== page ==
New University Of South Carolina Sculpture Honors Black Students Who Helped Integrate The University

University Of South Carolina

The University of South Carolina unveiled a monument honoring the courageous actions of Robert Anderson, Henrie Monteith Treadwell, and James Solomon Jr., who played pivotal roles in integrating the university 60 years ago. 

A 12-foot bronze monument commissioned by the Board of Trustees is now located near McKissick Museum on the historic Horseshoe. For the unveiling, Treadwell, Solomon, and representatives from Anderson’s family were joined by USC President Michael Amiridis, Board Chairman Thad Westbrook, and a host of civic leaders, according to a press release.

“This inspiring monument, standing tall at the heart of our historic Horseshoe, will bear witness every day to the university’s unwavering promise to provide educational opportunities for all,” said Amiridis. “This is our responsibility to the people of South Carolina.”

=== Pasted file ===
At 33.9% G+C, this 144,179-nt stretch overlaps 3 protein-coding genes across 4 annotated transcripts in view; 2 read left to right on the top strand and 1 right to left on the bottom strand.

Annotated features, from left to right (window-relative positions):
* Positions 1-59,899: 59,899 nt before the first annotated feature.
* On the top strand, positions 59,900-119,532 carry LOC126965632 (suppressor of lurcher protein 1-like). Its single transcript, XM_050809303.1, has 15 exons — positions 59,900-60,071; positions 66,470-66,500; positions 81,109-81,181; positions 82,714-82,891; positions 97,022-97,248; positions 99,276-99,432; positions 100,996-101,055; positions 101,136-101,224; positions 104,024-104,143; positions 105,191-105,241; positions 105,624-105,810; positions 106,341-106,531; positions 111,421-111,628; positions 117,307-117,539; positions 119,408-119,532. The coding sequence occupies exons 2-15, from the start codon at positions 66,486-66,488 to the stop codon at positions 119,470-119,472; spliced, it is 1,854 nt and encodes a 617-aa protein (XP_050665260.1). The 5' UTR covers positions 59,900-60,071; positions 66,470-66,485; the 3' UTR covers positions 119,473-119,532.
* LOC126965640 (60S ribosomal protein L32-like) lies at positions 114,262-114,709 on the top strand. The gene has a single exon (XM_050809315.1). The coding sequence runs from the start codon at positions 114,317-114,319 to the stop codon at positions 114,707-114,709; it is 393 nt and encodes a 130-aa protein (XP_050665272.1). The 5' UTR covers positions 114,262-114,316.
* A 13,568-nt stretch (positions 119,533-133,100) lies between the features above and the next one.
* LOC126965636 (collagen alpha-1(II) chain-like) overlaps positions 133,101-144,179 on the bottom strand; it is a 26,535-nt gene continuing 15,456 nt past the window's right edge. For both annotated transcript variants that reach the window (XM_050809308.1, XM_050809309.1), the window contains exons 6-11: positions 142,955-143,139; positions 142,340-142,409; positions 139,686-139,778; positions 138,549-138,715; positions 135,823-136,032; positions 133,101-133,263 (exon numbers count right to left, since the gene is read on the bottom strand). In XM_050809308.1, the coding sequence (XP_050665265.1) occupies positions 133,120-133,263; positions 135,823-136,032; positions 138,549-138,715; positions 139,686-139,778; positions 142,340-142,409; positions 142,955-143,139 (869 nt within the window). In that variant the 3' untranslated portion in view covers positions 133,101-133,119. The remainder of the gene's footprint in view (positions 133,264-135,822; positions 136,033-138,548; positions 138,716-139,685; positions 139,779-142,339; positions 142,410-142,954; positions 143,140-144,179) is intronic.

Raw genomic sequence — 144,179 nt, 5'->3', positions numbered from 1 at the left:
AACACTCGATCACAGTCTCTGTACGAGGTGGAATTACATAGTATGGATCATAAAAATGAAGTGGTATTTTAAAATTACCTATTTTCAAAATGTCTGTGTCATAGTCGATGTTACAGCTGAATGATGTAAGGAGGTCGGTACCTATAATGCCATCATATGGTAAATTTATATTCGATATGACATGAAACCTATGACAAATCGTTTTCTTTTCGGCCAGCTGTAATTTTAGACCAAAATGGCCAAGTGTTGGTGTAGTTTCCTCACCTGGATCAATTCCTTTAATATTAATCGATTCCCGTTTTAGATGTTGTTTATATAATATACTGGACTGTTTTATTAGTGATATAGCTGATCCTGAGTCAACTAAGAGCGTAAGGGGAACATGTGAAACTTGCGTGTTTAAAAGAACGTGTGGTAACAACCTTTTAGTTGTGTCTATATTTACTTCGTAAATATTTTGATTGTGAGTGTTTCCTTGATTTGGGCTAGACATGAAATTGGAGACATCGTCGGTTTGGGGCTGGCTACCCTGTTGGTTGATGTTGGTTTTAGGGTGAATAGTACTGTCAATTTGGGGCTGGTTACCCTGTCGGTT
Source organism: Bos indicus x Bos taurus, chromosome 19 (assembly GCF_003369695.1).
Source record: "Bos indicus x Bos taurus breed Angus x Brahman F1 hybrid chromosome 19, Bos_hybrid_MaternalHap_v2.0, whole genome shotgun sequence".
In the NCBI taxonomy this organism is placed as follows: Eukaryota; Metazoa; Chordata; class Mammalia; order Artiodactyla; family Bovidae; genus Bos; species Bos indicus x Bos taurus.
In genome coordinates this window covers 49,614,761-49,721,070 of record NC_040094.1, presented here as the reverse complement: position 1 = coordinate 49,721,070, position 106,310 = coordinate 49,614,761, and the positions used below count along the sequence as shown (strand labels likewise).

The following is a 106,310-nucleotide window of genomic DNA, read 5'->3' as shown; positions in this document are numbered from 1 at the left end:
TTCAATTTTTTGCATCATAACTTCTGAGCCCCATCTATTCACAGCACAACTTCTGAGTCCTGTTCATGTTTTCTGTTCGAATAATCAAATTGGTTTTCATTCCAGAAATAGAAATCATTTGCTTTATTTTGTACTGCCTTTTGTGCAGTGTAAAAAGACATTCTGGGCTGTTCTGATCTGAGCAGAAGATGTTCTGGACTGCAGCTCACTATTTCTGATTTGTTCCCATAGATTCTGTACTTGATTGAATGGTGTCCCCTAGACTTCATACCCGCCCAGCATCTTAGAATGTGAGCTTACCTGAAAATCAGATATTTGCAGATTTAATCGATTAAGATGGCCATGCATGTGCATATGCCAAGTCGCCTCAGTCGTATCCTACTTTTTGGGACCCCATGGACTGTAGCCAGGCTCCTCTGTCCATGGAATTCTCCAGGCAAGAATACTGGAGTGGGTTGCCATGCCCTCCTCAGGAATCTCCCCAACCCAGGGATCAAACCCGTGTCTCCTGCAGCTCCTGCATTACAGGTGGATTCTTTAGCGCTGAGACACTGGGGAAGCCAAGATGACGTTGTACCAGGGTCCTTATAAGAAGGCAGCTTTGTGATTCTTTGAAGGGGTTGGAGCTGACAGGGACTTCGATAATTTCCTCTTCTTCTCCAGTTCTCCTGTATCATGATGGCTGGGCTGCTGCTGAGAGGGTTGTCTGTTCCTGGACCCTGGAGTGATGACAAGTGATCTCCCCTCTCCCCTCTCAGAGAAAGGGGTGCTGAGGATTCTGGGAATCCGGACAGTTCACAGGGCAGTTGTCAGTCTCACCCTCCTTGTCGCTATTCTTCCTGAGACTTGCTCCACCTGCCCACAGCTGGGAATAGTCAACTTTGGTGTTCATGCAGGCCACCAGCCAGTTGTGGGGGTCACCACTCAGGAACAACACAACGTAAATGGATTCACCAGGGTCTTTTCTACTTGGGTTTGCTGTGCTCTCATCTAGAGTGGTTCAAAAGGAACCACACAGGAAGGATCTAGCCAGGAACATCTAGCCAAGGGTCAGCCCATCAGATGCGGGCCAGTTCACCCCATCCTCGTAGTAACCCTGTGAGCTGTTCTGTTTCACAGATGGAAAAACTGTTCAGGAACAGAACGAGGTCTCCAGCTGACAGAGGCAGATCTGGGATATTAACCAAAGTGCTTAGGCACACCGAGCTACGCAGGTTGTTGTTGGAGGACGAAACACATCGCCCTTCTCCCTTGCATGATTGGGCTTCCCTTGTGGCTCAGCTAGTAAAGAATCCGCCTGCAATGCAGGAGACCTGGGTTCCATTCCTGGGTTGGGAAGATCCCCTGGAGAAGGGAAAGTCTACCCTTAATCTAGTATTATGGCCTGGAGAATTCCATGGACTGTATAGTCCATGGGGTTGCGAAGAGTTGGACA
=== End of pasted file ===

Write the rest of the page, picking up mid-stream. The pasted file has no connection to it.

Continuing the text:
Henrie Monteith Treadwell, who initiated the lawsuit leading to integration at USC at the age of 16, became the university’s first Black graduate since Reconstruction. Her remarkable academic journey continued with advanced degrees and a distinguished career in public health.

Robert Anderson, a political science major from Greenville, and James Solomon Jr., a graduate student in the mathematics department, also made significant contributions to their communities and professions following their time at USC. Anderson’s service in Vietnam and subsequent work in social services, along with Solomon’s roles in education and state government, exemplified their dedication to public service.

“It has been a long journey but a gratifying one that gives a sense of pride, knowing that my contribution will be a lasting monument to the building of a legacy that represents values of equality and justice,” said sculptor Basil Watson in a statement shared via a press release. 

The monument’s location near the Osborne Administration building and the university’s Visitor Center holds historical significance, serving as a reminder of the university’s journey toward inclusivity and progress.

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